Back in 2013, fresh from earning her bachelor’s in computer science from Rutgers University on the way to her first job in the technology industry, Catalina Laverde had one final lesson to learn: how to shake hands with men.
Having moved to the U.S. from her native Colombia, Laverde was desperate to secure a job before her student visa expired and so found herself at a three-day seminar for women trying to break into a male-dominated field.
“It was like a three-day bootcamp on a variety of skills—how to interview, how to answer programming questions and negotiate your salary,” she recalled. “I remember I had a class on how to shake hands. For an hour. How to look someone in the eye. Because back then, diversity and inclusion were not the topics of conversation they are today. You had to adapt and modify the way you presented yourself into the culture.”
When a recruiter from Spotify came to present on the final day of the program, touting the Swedish company’s commitment to gender equality and hiring female programmers, Laverde saw her opportunity.
“I went over there with my newly acquired handshake skills, and I got an interview,” she said with a laugh.
Laverde scored an internship with the streaming service that soon led to a full-time role on the engineering team and the start of a career devoted to diversity and inclusion in the tech industry. Now a senior software engineer, she is taking her advocacy to a new level as a candidate in the Executive Master of Science in Technology Management program at the Columbia School of Professional Studies.
“Women represent only 25% of people in technology,” she said. “Only 2% of those are Latina women—and the numbers in leadership are even lower. I’m the only Latina woman in the student cohort. So, there’s a real lack of representation.”
Laverde had long wanted to get a graduate degree but concluded that a master’s in computer science would not give her the management skills she needed to reach a level of leadership to make a significant impact. “I wanted the degree to be in something that had purpose and meaning,” she said, “that I could immediately incorporate into my career and that I could use to fuel my passions.”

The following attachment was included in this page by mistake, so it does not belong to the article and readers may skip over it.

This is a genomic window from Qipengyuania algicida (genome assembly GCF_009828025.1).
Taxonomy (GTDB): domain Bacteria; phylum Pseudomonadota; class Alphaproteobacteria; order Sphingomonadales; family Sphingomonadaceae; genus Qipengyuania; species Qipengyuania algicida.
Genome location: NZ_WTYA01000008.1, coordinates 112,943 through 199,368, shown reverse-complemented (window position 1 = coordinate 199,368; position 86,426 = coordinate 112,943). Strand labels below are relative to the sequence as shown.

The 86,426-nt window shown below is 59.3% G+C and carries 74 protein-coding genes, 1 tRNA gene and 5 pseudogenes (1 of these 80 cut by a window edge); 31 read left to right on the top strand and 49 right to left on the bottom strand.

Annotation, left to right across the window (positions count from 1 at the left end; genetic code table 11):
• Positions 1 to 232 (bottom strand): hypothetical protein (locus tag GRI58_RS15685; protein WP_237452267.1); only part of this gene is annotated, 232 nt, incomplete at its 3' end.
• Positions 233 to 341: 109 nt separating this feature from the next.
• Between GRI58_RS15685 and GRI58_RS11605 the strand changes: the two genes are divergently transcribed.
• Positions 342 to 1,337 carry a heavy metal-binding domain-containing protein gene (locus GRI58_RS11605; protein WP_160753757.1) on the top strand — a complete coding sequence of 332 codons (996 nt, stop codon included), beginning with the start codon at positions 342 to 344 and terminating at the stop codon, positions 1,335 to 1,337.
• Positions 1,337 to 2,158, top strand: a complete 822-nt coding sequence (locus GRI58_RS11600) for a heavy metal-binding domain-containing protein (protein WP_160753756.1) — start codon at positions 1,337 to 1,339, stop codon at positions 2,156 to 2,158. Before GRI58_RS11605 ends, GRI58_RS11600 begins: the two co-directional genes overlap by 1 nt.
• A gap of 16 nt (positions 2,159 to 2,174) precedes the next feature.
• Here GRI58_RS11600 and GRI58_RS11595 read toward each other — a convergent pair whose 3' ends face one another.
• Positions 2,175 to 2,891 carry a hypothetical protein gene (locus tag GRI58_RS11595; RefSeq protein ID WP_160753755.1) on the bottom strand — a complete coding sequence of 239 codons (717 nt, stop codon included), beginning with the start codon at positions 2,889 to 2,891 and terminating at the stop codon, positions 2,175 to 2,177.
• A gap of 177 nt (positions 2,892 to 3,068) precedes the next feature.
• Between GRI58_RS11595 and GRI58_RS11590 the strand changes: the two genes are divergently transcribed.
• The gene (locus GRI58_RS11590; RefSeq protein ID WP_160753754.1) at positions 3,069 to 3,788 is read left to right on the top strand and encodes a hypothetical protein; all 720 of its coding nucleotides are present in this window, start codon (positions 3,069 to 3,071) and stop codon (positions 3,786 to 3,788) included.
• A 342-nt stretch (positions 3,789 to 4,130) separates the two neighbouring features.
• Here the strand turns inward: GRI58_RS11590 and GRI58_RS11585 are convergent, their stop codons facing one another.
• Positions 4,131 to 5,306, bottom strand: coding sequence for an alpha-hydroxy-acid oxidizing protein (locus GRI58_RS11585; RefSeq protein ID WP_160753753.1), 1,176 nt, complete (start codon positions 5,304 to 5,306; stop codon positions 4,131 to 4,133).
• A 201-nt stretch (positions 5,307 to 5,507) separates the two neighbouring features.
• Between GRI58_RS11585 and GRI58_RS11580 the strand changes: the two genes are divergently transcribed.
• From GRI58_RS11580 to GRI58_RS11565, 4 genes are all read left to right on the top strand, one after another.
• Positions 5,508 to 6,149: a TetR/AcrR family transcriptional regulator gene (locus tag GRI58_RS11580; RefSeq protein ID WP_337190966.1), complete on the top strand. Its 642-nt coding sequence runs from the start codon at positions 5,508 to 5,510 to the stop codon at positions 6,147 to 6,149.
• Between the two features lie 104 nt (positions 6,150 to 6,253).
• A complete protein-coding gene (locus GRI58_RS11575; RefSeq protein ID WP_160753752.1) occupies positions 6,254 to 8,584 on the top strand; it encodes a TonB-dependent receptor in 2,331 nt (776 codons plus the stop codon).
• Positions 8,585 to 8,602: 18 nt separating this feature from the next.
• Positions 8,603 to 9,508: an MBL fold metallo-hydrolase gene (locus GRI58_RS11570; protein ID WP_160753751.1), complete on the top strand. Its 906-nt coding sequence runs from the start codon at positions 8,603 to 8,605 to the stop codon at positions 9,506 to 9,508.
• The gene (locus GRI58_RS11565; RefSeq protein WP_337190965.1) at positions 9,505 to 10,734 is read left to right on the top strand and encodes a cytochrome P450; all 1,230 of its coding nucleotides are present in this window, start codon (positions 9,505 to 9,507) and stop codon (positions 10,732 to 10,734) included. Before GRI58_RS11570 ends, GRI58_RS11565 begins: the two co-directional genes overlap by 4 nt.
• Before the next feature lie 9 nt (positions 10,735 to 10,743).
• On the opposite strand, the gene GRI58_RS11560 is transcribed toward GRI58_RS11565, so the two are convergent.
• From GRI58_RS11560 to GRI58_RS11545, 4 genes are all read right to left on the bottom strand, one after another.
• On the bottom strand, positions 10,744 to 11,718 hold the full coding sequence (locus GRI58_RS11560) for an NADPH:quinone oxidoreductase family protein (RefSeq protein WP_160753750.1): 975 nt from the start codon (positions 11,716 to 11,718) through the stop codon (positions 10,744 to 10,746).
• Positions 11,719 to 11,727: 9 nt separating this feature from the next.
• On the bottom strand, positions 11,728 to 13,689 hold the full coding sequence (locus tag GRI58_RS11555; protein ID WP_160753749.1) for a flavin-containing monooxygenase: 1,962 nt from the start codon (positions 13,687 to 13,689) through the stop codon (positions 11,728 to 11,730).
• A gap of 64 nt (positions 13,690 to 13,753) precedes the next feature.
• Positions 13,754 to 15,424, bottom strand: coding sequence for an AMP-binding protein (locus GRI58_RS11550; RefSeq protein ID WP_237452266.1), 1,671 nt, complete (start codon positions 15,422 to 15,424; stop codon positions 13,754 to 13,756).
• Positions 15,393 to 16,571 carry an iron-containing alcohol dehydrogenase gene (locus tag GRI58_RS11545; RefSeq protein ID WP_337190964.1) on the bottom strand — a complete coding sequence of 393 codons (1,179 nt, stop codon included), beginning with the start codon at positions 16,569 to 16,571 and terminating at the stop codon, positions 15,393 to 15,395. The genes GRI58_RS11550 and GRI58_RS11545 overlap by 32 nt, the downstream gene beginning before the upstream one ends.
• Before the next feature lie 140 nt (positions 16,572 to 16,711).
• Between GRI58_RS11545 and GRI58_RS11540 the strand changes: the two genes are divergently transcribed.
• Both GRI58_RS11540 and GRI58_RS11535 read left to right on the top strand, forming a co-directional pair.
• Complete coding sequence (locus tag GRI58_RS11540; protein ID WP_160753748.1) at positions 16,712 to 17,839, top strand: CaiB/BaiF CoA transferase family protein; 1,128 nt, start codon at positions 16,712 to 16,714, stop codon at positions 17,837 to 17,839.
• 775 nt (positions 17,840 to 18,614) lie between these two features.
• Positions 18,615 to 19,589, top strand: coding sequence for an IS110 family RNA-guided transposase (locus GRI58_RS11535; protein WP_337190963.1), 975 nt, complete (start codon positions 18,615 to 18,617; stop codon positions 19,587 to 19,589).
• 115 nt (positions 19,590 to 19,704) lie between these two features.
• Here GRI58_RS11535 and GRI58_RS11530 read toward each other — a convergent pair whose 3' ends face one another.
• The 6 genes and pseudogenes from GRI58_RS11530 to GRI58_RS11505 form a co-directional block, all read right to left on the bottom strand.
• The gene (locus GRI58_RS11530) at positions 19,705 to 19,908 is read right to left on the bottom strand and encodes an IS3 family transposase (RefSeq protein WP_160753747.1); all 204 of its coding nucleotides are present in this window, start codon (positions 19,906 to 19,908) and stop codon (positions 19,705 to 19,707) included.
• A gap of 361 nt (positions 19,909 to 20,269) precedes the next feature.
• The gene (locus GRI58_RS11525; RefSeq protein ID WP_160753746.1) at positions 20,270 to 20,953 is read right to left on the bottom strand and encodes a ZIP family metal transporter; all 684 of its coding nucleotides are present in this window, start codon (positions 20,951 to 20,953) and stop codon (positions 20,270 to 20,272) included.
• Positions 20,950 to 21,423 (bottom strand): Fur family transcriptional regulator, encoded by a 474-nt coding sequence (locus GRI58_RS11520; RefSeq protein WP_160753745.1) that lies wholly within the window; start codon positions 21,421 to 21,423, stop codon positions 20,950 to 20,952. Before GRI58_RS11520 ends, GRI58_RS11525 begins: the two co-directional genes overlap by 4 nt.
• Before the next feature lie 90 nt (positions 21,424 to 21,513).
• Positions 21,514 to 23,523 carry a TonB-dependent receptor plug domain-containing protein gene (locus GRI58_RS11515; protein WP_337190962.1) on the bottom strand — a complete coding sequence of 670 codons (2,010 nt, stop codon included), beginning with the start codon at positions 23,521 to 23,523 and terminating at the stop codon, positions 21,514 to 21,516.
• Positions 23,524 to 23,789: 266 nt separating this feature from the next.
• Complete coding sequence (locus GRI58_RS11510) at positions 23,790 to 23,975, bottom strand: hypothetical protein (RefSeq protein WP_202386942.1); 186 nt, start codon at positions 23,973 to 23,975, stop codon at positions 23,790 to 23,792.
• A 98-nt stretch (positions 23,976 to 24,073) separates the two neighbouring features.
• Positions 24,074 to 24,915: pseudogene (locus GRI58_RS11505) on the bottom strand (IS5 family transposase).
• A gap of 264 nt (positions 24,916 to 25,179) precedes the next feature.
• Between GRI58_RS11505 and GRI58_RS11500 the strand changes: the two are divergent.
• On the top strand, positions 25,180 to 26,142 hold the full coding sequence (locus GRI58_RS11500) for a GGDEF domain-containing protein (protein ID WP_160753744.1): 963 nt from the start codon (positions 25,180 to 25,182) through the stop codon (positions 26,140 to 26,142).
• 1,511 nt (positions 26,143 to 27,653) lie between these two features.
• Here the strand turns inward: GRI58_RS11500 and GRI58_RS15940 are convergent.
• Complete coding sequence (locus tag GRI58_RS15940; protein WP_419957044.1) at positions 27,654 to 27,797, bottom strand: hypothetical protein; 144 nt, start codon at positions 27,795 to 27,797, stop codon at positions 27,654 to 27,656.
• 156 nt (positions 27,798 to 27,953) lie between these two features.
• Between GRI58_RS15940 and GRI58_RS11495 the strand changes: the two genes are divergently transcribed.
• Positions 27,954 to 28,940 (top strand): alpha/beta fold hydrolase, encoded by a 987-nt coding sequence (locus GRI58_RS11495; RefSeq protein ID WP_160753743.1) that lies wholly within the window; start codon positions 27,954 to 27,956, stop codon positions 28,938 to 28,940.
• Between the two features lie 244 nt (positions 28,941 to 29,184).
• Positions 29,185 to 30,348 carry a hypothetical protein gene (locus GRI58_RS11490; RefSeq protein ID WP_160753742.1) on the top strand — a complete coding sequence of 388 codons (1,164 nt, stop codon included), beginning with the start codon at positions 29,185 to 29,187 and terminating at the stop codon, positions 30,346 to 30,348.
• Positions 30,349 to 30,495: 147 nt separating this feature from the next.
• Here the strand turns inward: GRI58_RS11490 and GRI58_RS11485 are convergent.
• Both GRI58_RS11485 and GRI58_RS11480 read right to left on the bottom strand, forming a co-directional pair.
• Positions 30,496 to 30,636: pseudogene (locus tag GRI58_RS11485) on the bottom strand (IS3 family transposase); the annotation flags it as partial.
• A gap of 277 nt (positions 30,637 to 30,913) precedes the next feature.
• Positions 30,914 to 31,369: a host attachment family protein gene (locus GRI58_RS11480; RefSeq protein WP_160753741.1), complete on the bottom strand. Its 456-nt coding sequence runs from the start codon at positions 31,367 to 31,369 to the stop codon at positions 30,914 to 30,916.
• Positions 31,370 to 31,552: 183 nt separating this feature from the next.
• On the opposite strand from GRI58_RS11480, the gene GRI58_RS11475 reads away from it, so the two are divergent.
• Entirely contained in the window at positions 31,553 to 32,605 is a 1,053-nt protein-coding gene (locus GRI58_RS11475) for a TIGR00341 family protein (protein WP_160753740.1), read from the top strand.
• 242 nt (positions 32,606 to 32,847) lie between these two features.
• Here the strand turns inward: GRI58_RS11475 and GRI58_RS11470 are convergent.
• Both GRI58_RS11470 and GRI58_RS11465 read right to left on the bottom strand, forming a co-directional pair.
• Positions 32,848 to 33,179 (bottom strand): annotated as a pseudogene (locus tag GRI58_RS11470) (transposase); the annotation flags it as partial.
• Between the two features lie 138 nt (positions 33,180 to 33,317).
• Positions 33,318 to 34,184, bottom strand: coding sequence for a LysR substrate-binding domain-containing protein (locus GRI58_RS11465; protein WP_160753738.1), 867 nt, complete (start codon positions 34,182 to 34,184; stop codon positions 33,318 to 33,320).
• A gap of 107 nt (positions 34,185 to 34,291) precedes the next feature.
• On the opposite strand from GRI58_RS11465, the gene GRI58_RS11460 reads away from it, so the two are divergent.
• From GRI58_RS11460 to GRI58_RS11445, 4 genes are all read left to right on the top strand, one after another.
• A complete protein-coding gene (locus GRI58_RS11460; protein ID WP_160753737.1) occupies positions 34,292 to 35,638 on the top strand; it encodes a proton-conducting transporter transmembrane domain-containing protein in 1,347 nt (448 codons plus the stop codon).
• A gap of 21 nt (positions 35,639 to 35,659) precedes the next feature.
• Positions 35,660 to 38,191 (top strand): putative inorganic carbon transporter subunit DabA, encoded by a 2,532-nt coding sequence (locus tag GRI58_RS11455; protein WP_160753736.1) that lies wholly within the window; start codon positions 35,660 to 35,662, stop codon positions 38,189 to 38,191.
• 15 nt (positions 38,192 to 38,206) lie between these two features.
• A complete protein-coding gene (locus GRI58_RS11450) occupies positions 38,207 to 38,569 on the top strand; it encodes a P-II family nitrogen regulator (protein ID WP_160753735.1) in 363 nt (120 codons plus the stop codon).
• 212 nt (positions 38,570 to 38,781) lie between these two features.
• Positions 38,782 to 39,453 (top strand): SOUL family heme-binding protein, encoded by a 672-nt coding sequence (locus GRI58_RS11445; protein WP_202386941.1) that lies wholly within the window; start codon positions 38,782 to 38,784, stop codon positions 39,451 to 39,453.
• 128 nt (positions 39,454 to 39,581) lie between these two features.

Deciding that an MBA was “too general,” she explored technology management master’s programs at both Columbia and NYU. When the admissions team at Columbia urged her to apply for the executive-level program, the mentorship component made it an easy choice. Now, three months into the program, Laverde is delighted with the experience, particularly with how quickly she has been able to apply what she is learning.
“I’m making changes on my team, and just yesterday I talked with my manager about some of the interview questions we ask candidates,” she said. “I told him, ‘I have some really good suggestions that I just learned in school!’ I love that aspect of the program, that I get to put things to work right away.”
She has also been impressed with the program’s clear emphasis on personal relationships and humanizing the challenges of managing digital transformation. Recalling Dr. Arthur M. Langer’s lectures from the opening residency program, Laverde said she was struck by the way he described the executives whose fateful decisions led their organizations to become cautionary case studies in digital disruption.
“You normally think of the CEO and C-level executives as so far removed from you,” she said. “But Dr. Langer helped us to see them as human beings. That unblocks you, in a way. It changed the way I think about the CEO at my own company. I may not interact with him, but now I’m analyzing what he’s saying and doing almost like he’s a peer, and that makes me more critical and able to imagine how I might do things differently. Before, I wouldn’t have even questioned how I would handle those situations.”
Having recently connected with her mentor, Laverde marveled at the apparent effort behind matching them.
“The program does a very good job of making sure your mentor is not only a skills match but somebody you’re actually going to relate and connect with at a human level,” she said. “That has blown my mind. I don’t know how they managed to do that, because we haven’t even met in person! They really take the time to understand each student. I get the feeling that they are invested in my growth and that just motivates me so much.”
Even as she adjusts to the rigorous schedule, Laverde has been thrilled with the intellectual challenge and the chance to learn more about her “areas of improvement.” And she is especially excited to work with her mentor on her thesis project, a mobile-based platform for empowering women to travel solo.
“I’m approaching it from a safety perspective, because that is the number one reason women don’t venture out into the world alone,” she said. “We don’t feel safe in the world generally, and that sentiment won’t change overnight. So, how can we help women conquer their fears through technology?”
Learn more about the Executive M.S. in Technology Management program.